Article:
Design and Development

Why should I design for Mobile-First?


Filed under: Mobile, Web Development.

Whether we want to admit it or not, the web is going mobile. If you don’t have a mobile version of your website, you are turning away a huge percentage of your users and customers. Well the latest counts are in that show that there are over 1.2 billion mobile Web users worldwide and over 25% of mobile users in the United States will never touch their desktop this year.  Last year, over 73 percent of consumers used their mobile phone while in a store shopping. On top of that, this year it is expected that more smartphones will sell than Desktop PC’s.

Mobile First is very important for website designs

This article will explain why you should design a website from the ground up or Mobile-First as it’s often called.

1. Mobile-First Forces You to Focus on Core Content and Functionality

When you are dealing with a screen-size that is 320px X 480px or less you have to rethink and design the layout of your traditional desktop website layout. You only have enough space on the screen for the most important and key parts of your website. So if something isn’t absolutely necessary for your clients, then ditch it for your mobile-first design!

Look at the difference between these two pictures to get an idea of how unusable a desktop-based design is on a smartphone: insert mobile image here…

2. Screen Sizes Abound in the Mobile Web

These days you can’t afford to adapt your website to the size and layout of every new device that comes out. Who knows when the next iPhone will change screen sizes or resolutions, or when the hottest new tablet is released with completely new dimensions. This is why your Mobile-First design must be fluid, not adaptive.

When your website layout is fluid through the use of css selectors like “min-width” instead of “max-width” your website easily “flows” between any screen size. Whether you are browsing on a iPhone with 320px width or that dinky flip phone with a 180px width, your website will “flow” and look beautiful on each and every device.

“Let the fluid grid do most of the work. You don’t want to manage 100 layouts caused by 100 media queries, so let the fluidity of the web do its thang.” – Brad Frost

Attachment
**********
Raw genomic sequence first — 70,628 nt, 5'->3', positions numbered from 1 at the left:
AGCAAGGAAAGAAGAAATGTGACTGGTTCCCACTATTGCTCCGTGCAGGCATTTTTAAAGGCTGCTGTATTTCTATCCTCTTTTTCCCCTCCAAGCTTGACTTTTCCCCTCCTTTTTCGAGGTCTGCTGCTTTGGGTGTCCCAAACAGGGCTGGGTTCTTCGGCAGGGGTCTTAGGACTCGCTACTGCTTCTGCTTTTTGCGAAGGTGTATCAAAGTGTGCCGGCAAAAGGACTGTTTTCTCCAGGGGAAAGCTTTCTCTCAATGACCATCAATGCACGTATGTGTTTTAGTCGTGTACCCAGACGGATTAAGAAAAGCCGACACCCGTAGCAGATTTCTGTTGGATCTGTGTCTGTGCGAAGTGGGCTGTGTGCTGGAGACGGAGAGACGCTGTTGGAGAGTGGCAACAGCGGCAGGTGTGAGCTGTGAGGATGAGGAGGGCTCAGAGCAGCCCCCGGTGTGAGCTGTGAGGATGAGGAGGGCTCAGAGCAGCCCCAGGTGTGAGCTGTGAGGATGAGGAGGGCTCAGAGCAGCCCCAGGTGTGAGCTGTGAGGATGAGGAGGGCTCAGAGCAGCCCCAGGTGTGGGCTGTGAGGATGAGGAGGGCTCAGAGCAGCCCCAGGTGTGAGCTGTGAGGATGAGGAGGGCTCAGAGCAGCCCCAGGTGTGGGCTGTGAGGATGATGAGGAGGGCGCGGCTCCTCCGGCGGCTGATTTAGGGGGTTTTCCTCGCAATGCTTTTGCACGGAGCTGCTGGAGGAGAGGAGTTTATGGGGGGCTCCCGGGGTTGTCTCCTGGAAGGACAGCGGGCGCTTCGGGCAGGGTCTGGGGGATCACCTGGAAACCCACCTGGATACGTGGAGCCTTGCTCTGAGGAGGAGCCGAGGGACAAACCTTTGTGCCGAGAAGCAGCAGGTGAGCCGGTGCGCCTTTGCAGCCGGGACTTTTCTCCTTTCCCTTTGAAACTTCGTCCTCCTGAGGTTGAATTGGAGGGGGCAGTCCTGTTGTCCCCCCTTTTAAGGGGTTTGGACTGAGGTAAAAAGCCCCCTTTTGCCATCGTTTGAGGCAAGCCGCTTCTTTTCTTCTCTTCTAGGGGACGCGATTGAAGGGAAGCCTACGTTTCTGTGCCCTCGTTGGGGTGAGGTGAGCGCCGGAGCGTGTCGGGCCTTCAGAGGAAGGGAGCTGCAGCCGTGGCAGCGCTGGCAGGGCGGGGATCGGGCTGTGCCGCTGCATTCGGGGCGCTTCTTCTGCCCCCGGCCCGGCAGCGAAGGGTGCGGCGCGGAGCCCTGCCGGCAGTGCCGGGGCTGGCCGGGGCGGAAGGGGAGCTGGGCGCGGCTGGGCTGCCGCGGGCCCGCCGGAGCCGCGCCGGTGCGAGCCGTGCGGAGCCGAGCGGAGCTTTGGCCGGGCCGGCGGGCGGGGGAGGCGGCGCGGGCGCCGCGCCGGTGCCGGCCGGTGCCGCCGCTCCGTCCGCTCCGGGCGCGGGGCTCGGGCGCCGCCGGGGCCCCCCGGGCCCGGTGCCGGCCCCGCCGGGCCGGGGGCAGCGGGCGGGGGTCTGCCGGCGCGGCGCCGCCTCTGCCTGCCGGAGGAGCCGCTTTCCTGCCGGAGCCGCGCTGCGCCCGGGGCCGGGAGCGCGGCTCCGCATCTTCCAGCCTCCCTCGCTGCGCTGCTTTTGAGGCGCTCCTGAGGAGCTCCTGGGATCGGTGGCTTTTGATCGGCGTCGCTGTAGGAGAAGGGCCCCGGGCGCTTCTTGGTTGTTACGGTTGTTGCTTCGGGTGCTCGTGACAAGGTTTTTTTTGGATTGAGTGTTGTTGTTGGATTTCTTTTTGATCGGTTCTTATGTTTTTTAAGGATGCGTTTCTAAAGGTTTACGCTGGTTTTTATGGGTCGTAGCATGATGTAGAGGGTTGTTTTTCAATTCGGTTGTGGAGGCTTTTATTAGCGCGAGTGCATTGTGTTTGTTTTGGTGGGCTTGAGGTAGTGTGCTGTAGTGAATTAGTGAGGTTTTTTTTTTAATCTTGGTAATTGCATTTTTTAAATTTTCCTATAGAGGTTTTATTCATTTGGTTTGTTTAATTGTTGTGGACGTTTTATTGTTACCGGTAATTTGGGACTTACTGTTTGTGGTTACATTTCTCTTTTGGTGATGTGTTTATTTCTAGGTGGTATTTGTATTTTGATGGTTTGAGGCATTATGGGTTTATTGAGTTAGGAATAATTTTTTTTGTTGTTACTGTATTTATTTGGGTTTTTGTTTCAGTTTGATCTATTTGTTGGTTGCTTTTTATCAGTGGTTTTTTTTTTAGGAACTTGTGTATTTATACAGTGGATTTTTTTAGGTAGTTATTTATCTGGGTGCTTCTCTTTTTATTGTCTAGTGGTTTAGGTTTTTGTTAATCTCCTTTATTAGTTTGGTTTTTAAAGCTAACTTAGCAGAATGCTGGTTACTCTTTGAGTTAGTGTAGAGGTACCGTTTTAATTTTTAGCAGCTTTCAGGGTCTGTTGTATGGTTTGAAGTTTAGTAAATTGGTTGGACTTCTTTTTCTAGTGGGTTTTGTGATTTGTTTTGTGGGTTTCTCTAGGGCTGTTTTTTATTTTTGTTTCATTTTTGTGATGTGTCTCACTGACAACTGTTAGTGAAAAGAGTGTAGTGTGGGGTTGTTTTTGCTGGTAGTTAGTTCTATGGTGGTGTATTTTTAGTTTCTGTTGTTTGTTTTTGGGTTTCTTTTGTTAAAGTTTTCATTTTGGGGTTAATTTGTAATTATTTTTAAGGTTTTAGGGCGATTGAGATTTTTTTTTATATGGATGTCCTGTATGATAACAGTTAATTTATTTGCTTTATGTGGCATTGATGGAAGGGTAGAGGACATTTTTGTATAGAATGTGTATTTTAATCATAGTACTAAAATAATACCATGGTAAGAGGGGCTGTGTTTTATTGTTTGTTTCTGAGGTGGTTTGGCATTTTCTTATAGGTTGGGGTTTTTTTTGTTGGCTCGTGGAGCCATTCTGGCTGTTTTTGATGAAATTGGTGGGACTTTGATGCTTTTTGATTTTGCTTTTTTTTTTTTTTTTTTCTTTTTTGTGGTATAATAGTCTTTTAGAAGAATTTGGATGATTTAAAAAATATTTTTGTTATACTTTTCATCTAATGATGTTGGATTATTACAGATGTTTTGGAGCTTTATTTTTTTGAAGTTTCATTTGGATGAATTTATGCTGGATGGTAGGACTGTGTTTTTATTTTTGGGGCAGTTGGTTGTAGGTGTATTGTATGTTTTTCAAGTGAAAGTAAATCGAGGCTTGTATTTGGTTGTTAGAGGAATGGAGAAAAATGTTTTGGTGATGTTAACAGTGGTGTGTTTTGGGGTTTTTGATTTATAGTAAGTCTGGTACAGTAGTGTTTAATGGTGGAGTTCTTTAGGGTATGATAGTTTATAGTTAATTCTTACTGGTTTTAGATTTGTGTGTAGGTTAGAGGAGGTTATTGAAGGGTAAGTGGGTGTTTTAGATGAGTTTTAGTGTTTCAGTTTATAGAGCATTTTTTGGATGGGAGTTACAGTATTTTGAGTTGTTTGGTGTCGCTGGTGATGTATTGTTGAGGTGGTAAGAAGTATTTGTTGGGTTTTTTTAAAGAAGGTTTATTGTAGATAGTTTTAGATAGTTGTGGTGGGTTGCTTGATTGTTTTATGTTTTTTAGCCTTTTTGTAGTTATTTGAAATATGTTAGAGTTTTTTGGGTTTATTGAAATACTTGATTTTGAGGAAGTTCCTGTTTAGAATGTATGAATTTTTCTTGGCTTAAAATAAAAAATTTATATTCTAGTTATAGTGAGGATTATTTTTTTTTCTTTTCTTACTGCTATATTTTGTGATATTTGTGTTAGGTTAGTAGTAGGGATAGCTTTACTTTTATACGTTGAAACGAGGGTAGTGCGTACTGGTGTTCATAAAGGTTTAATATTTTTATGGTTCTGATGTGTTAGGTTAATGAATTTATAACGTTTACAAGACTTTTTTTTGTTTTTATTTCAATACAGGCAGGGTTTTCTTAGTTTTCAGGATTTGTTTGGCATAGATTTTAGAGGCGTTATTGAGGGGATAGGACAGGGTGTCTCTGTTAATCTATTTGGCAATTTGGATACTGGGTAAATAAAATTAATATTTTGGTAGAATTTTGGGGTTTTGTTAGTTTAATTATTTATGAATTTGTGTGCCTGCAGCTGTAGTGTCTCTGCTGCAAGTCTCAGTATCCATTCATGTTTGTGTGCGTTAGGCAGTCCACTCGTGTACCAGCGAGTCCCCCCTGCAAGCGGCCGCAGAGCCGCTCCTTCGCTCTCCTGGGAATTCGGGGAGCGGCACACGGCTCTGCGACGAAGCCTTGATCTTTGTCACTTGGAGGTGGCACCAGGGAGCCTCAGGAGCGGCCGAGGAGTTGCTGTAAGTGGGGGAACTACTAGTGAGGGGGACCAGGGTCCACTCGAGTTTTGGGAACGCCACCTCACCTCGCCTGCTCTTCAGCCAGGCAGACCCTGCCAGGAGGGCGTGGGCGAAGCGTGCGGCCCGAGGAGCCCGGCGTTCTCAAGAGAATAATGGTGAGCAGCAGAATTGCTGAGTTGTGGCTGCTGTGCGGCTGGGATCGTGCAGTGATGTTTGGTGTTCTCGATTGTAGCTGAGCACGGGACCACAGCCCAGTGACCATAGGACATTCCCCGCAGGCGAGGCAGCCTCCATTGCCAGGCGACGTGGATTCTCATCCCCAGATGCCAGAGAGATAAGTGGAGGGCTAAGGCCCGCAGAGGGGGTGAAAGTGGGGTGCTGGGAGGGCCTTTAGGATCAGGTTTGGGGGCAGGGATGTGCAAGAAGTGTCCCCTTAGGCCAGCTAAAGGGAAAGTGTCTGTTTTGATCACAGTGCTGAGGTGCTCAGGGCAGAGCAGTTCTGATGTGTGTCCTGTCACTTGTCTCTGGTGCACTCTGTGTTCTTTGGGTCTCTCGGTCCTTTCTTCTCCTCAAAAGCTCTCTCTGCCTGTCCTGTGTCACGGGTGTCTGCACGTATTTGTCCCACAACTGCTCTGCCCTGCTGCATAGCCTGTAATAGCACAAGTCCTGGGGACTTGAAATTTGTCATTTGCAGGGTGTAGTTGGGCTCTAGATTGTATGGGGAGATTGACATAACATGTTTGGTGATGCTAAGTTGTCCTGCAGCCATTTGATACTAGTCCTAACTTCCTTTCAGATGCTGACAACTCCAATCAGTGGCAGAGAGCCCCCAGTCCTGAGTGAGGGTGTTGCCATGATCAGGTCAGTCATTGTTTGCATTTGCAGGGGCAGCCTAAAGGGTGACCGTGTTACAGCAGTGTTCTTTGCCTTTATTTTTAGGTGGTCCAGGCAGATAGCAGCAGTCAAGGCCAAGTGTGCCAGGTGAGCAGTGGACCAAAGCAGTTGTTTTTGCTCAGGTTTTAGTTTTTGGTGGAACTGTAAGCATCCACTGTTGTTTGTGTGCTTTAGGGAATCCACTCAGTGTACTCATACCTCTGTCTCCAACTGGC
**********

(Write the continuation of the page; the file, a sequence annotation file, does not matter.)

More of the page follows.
3. New Capabilities with the Mobile Web

When you are designing a desktop based design you have to design it with the knowledge that many of your users may be using old browsers or aging hardware that can’t support new and exciting technologies. However with Mobile devices because users are constantly upgrading their phones and changing plans, there are huge possibilities to utilize new and exciting technologies in your Mobile website.

Some of these things include:

  • Location information from an onboard GPS
  • Multi-touch interaction from different gestures and actions
  • Bluetooth device connection
  • Modern browser and hardware acceleration
  • Device tilt and movement information from an accelerometer
  • Audio and Video input from onboard microphone and camera

4. Progressive Enhancement

The main reason we have a website is to give valuable content to our users.   Progressive enhancement focuses on the content first, then the presentation and styling, and finally the scripting and animation.

In Mobile-First design, progressive enhancement applies this concept by delivering more and more styling as the device-size and/or the connection quality increases. First off we deliver the content, that is, the words, images and forms that are vital to the experience and success of your users. Next we add some styling elements in CSS that beautify our website. We take the otherwise boring layout of the plain content and turn it into an amazing user-experience. After that we add extra touches and features via Javascript. These scripts are not essential to the user, but they do provide some added value in their use of the website.

“The number one thing to remember in designing is content, content, content.”

Here Are a Few Helpful Resources To Further Study Mobile-First and Responsive Design:

Links to Mobile-First Grids

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